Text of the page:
Construction Expert Case Studies
In complex construction litigation, no two cases are alike. Derek has the knack for efficiently clarifying his assignments according to industry criteria, and presenting his findings in concise, succinct reports, and eloquent testimony that discourages cross-examination and refutation. To his credit, most of his cases settle without trial, and typically without a refuting expert to contest his compelling reports.
Derek draws from his background in literature and critical writing to compose his expert reports. He invests each report with thorough and convincing evidence and objective opinions. His reports are a great source of pride and quality to him. Toward that end, he develops each with an imperative toward perfection that is unique in the industry.
Being a team player, Derek finds a natural tendency to take the lead, or captain the various cases assigned to him. This is especially helpful to attorneys who do not specialize, or have limited experience in contesting complex technical construction disputes. Indeed, many attorneys take copious meeting notes from Derek’s presentations that often turn up in their own argument documentation.
Find below select construction expert case studies of actual cases for which Graham provided expert reports or testimony.
Construction expert case studies: Case I Schedule Delay
A few years ago, I provided expert witness construction project delay services at arbitration for a case involving a pair of New York pre-war building co-op Boards v. a contractor who significantly delayed an underpinning project, in Tudor City, NY. The project was tricky, in that it involved drilling 3” bores, for tie-back rods, through a retaining wall and foundation of a nine-story building, with only six-and-a-half-feet working room clearance between an adjoining building and itself.
The trouble was that the drilling of the tie-backs took months longer than anticipated. I asked for the contractor’s schedules and updates, which were generated by a spreadsheet. These schedules did not use the critical path method (CPM), and were not proper ‘modern’ GANTT charts – though they could have been in 1910, when the first GANTT was developed from a spreadsheet. At best, a spreadsheet may be based on, or represent, a bona fide GANTT chart, but never a CPM schedule in and of itself.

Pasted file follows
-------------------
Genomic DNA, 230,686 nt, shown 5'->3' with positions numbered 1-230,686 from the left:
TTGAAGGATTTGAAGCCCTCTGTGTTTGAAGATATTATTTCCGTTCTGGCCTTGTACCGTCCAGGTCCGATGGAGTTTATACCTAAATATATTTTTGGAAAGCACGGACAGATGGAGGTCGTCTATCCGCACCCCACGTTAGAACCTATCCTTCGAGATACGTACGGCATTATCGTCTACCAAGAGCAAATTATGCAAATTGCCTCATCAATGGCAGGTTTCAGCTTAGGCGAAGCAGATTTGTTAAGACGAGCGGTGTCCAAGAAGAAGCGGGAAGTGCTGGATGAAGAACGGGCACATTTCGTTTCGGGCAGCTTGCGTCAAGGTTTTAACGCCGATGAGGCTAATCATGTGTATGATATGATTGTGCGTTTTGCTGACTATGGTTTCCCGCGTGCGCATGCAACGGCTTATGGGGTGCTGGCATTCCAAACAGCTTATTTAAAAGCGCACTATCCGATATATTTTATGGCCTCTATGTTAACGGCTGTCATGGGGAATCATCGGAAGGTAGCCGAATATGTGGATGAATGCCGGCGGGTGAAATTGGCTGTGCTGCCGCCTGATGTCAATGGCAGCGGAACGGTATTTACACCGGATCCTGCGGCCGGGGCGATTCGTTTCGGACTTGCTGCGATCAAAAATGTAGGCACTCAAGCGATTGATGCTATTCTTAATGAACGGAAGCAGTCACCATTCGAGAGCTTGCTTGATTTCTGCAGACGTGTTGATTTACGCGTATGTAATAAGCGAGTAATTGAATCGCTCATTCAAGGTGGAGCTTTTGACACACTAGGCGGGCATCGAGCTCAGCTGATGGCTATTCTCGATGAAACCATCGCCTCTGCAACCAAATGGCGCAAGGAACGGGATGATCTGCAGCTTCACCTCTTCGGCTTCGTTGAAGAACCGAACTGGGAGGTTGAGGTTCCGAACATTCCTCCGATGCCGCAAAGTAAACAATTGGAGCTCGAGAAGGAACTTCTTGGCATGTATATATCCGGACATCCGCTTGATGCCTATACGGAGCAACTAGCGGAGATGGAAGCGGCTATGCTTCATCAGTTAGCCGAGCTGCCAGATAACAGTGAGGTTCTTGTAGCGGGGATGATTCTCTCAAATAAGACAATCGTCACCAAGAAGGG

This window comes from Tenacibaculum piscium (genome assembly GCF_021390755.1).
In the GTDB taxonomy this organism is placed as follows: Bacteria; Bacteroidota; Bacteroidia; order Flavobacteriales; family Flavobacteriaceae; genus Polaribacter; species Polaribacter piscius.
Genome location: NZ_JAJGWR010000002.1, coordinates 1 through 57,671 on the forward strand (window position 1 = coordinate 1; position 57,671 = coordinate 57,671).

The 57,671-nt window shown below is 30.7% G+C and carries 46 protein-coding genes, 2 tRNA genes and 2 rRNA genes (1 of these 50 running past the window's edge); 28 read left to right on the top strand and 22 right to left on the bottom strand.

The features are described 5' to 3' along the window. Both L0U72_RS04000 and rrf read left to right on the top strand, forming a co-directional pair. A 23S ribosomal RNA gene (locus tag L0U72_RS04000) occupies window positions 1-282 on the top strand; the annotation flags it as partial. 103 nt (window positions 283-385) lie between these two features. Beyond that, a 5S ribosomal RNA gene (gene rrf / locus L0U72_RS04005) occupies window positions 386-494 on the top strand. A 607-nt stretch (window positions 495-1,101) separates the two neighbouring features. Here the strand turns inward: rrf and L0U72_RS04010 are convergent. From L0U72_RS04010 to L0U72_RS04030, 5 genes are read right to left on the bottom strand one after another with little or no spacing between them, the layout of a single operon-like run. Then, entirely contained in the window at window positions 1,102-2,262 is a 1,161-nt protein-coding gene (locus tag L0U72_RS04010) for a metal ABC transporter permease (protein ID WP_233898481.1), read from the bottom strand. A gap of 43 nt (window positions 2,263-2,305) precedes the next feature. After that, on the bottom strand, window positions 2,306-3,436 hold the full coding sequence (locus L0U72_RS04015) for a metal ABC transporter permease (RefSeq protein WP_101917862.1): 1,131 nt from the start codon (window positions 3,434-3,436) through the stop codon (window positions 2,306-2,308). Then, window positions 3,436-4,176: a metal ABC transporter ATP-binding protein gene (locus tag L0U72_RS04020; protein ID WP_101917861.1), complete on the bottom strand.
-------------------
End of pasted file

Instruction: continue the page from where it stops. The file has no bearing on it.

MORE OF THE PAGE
Because the contractor’s schedules were never base-lined, or nailed down; not subject to being changed – his updates were merely tracking past progress, and forecasting what might be ahead. Though it was elementary to compare his schedules, this didn’t explain what took him so long. If the delay was not due entirely to design changes (resequencing by engineer), or weather days, then it could only be that his resources or equipment were under-represented. He manned the job as well he could in the narrow alley; however, he switched equipment: as a courtesy submittal, the engineer had asked for an equipment submittal, prior to the work starting.
The submitted equipment was a truck-mounted mobile drilling rig that needed approximate fourteen-foot working clearance. In lieu of that equipment, the contractor opted to use a few light-use bolt-down rigs, of the type electricians or plumbers might bore through concrete slabs. It was a puny 25 amp drill that locked up in the rock, and continually burned and shredded bits. It had a maximum capacity rate (feet-per-minute, or FPM) that was a fraction of the rig the contractor said he would use to achieve the promised rate of production. The contractor could not satisfactorily indicate why he never notified the engineer of the change, or got a bigger rig that would fit in the alley. By the measure of the equipment production rates, it was now elementary to understand the cause of delay, and rebut the claim.
Construction expert case studies: Case II Defective work / breach of contract
An elderly couple had purchased from a developer a “luxury” condominium near New York’s Lincoln Center. However, upon taking possession, they soon noticed myriad defects – gaps in wood trim joints, gaps in wood flooring, protruding screw heads, et al., which they brought to the developer’s attention several times, without incident. They sought a construction defects expert NY, at which point I was asked for help.